"Ready for dinner"
TAMPA — Two weeks ago, Mitt Romney said that fact checkers should dictate which ads the Obama campaign airs or does not. “You know, in the past, when people pointed out that something was inaccurate, why, campaigns pulled the ad,” Romney said. “You know, the various fact checkers look at some of these charges in the Obama ads and they say that they’re wrong, and inaccurate, and yet he just keeps on running them.”
Now, the Romney campaign is going all in on welfare reform and their accusation that President Obama has dismantled its work provisions, despite the fact that it’s not at all true. Rick Santorum will deliver a major speech at the Republican National Convention here today that the Romney campaign has touted, noting that the former senator was an author of the 1996 welfare reform bill signed by Bill Clinton. And at a forum hosted by ABC and Yahoo! yesterday, Romney strategist Ashley O’Connor said a recent ad on welfare was the campaign’s “most effective” one yet.
Aside from the racial complications of attacks on welfare, the ad has also been determined by independent media fact checkers to be patently false. The Washington Post’s fact checker awarded Romney’s ad “four Pinocchios,” PolitiFact gave it a “pants on fire,” and the AP called it “factually inaccurate.” But the Romney camp dismissed all this. “Fact checkers come to this with their own sets of thoughts and beliefs, and we’re not going to let our campaign be dictated by fact checkers,” O’Connor told BuzzFeed.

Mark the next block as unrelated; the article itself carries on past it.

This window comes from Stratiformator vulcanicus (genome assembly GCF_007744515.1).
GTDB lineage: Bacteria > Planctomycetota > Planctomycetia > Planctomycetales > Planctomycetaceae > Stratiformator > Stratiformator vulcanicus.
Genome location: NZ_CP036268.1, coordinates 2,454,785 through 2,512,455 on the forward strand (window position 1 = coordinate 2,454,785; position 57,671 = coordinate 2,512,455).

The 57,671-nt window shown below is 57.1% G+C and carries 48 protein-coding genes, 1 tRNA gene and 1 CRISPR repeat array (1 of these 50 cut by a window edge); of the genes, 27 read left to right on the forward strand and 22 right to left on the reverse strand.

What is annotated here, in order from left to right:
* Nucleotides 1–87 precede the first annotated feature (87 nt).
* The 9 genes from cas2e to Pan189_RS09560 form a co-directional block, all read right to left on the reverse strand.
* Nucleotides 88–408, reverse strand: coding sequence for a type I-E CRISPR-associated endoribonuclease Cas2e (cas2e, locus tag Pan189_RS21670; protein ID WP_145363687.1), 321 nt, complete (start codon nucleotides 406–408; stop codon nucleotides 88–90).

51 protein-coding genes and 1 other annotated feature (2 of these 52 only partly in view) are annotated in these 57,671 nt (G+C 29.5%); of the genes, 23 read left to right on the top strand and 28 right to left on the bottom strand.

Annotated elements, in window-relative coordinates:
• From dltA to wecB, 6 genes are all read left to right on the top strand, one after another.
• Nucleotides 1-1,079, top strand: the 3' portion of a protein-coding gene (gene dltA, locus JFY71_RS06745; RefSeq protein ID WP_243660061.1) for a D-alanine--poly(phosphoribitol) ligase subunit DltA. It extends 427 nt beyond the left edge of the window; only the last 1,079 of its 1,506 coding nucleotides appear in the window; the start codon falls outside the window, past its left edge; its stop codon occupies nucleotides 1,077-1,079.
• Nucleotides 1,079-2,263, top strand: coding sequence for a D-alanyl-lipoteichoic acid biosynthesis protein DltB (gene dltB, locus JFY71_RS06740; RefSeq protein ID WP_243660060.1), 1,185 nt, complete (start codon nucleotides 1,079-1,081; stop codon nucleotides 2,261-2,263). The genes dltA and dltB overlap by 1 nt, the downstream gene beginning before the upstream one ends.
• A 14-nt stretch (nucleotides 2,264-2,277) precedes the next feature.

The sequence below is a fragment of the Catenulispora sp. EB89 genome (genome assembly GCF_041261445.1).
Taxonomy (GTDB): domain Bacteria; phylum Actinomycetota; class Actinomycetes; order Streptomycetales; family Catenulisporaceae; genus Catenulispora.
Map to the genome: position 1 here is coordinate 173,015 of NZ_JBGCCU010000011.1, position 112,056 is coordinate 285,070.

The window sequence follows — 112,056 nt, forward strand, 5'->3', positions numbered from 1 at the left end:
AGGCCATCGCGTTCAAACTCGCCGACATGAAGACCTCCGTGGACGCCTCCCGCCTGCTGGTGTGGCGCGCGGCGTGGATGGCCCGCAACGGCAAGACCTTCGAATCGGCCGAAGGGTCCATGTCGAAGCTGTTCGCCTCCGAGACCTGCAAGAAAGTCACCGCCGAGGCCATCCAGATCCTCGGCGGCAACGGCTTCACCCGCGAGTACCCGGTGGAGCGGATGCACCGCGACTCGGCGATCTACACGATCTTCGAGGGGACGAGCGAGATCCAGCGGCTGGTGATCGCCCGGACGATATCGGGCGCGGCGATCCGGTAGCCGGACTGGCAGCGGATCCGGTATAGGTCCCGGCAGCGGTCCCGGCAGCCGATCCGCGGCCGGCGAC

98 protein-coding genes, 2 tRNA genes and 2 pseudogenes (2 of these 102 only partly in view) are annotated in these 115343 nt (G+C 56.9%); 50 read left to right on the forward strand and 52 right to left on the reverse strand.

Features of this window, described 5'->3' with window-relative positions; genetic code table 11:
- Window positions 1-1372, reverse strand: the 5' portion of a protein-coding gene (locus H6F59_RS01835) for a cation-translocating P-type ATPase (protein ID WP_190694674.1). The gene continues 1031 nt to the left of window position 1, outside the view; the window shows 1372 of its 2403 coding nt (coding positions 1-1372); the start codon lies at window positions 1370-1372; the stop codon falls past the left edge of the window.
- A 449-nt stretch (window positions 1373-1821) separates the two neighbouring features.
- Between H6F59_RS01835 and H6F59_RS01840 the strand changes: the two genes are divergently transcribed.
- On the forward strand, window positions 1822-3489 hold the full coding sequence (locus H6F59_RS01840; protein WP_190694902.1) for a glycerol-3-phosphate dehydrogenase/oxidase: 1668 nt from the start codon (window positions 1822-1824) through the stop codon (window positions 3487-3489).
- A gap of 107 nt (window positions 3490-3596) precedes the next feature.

Here’s a helpful flow chart to determine if fact checkers should be heeded or not: Does the ad come from the Obama campaign? Then yes. Does the ad come from the Romney campaign? In that case, certainly not.
Alex Seitz-Wald is Salon's political reporter. Email him at firstname.lastname@example.org, and follow him on Twitter @aseitzwald.More Alex Seitz-Wald.